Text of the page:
Then I had the leaders of Judah come up on top of the wall, and I appointed two great choirs, the first proceeding to the right on top of the wall toward the Refuse Gate. Hoshaiah and half of the leaders of Judah followed them, with Azariah, Ezra, Meshullam, Judah, Benjamin, Shemaiah, Jeremiah, and some of the sons of the priests with trumpets; and Zechariah the son of Jonathan, the son of Shemaiah, the son of Mattaniah, the son of Micaiah, the son of Zaccur, the son of Asaph, and his kinsmen, Shemaiah, Azarel, Milalai, Gilalai, Maai, Nethanel, Judah and Hanani, with the musical instruments of David the man of God. And Ezra the scribe went before them. At the Fountain Gate they went directly up the steps of the city of David by the stairway of the wall above the house of David to the Water Gate on the east.The second choir proceeded to the left, while I followed them with half of the people on the wall,above the Tower of Furnaces, to the Broad Wall, and above the Gate of Ephraim, by the Old Gate, by the Fish Gate, the Tower of Hananel and the Tower of the Hundred, as far as the Sheep Gate; and they stopped at the Gate of the Guard. Then the two choirs took their stand in the house of God. So did I and half of the officials with me; and the priests, Eliakim, Maaseiah, Miniamin, Micaiah, Elioenai, Zechariah and Hananiah, with the trumpets;  and Maaseiah, Shemaiah, Eleazar, Uzzi, Jehohanan, Malchijah, Elam and Ezer. And the singers sang, with Jezrahiah their leader, and on that day they offered great sacrifices and rejoiced because God had given them great joy, even the women and children rejoiced, so that the joy of Jerusalem was heard from afar.On that day men were also appointed over the chambers for the stores, the contributions, the first fruits and the tithes, to gather into them from the fields of the cities the portions required by the law for the priests and Levites; for Judah rejoiced over the priests and Levites who served. For they performed the worship of their God and the service of purification, together with the singers and the gatekeepers in accordance with the command of David and of his son Solomon. For in the days of David and Asaph, in ancient times, there were leaders of the singers, songs of praise and hymns of thanksgiving to God. So all Israel in the days of Zerubbabel and Nehemiah gave the portions due the singers and the gatekeepers as each day required, and set apart the consecrated portion for the Levites, and the Levites set apart the consecrated portion for the sons of Aaron. Nehemiah 12:21-47 NASB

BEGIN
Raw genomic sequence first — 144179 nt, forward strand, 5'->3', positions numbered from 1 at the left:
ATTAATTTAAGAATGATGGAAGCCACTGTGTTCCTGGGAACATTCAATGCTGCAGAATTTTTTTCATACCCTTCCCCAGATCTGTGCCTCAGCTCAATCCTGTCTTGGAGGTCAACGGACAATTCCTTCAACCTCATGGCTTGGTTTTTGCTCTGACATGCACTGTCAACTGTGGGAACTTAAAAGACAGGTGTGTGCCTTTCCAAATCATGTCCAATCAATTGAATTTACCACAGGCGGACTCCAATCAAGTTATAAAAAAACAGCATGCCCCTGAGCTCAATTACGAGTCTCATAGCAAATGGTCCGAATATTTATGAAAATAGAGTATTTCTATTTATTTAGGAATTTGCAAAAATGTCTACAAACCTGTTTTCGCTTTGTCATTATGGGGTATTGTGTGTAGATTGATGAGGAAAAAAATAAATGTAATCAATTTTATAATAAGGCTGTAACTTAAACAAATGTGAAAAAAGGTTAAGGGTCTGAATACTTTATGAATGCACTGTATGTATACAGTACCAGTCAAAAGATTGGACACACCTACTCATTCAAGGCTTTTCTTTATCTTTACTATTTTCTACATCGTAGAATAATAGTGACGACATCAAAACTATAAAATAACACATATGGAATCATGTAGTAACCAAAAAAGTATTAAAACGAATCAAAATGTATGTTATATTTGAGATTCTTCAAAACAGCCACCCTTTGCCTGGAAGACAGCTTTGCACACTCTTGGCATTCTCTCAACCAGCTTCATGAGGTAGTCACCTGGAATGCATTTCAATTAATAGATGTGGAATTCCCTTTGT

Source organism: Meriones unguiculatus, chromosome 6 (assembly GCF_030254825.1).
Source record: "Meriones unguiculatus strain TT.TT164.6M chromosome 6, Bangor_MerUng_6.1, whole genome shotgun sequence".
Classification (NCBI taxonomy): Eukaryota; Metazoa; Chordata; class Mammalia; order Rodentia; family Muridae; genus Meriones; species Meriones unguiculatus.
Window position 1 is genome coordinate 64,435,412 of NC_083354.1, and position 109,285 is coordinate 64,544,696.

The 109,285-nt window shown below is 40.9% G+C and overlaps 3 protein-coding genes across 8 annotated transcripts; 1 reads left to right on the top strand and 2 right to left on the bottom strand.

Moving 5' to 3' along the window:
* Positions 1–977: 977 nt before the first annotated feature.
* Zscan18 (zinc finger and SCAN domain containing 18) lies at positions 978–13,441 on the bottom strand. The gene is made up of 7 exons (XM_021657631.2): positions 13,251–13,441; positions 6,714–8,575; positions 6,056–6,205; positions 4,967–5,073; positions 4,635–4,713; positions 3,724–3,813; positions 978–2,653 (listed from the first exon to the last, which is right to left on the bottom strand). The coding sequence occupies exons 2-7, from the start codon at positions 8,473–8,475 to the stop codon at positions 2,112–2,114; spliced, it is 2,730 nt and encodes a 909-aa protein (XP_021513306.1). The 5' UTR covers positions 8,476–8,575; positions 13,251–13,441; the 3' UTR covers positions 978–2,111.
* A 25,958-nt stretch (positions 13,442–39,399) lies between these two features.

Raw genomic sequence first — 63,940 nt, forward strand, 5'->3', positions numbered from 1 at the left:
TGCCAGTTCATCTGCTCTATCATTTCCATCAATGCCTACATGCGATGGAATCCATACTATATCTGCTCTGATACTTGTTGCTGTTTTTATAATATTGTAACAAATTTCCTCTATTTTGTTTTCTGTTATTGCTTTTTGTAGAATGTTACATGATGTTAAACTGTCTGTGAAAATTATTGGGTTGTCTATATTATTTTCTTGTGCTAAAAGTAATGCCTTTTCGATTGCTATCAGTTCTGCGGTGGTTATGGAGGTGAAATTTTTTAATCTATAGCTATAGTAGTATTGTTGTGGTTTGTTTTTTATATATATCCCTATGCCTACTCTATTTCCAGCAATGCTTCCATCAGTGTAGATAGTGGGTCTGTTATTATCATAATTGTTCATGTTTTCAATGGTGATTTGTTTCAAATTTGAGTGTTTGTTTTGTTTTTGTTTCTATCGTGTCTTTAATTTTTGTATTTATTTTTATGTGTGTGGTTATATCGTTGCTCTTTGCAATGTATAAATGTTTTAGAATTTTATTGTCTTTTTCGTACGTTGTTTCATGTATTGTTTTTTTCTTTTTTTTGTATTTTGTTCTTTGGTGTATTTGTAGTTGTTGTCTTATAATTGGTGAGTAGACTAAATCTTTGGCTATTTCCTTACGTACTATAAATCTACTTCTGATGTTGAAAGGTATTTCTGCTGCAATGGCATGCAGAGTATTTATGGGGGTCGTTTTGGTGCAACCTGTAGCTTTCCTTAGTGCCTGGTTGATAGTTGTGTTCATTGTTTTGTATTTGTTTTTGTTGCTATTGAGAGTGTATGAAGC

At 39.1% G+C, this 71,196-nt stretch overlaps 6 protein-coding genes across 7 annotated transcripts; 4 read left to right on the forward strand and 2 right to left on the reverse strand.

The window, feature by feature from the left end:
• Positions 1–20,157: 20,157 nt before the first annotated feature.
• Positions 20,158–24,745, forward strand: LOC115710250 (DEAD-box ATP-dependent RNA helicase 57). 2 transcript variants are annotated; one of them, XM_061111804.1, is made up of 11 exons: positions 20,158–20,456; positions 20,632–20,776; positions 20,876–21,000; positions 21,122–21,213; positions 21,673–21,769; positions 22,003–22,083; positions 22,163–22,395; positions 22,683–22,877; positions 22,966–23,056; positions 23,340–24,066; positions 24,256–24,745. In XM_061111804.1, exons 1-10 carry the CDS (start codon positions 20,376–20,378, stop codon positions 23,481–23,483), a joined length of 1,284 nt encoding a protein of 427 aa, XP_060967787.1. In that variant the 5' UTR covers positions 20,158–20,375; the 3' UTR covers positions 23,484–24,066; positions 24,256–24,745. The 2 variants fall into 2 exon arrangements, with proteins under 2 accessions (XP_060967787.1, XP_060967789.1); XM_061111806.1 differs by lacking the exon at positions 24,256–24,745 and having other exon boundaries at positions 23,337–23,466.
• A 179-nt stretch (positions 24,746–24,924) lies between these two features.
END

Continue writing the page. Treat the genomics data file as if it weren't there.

What a sight this must have been. We have one large choir on the city wall walking around it in a counterclockwise direction. Then there was another choir on the same wall walking in the opposite direction. Both these choirs were probably singing as they walked around the city. Imagine the spectacle! What joy and happiness was evident in the re-dedication of their city to God. The celebration continued with the meeting at the Temple and sacrifices being made. All these folks on a wall that Tobiah said would fall down if a tiny fox had run on it. How do you feel now Mr. Helper? Singing, sacrifices, rejoicing. Oh the spectacle.

Nehemiah’s work – his vision and burden – had been completed. The city was restored, the wall rebuilt. The Temple was once again offering sacrifices. Israel was a nation again. Nehemiah and the people that returned reestablished themselves as a people once again, not just slaves of another nation. The feeling must have been wonderful.

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How often do we enter into worship with expectations that God will restore us? Or that He will even be present? How joyful are we to gather in whatever building you gather in as a church? I know in the United States there is a certain routine to it all. We sing a song or two, have announcements, sing another song or two or three, have a sermon, sing a song, take an offering and say goodbye. Oh yeah, we pray a couple times too. It all seems so routine.

I wonder what it would be like to just have a time together that was filled with rejoicing and praising God in song and testimonies of His goodness. You know, get out of the routine and cut loose with praise and rejoicing? I wonder what would happen if we left our bulletins behind, our order of service put away, and simply praised God in song, prayer and testimonies. I wonder, I really wonder…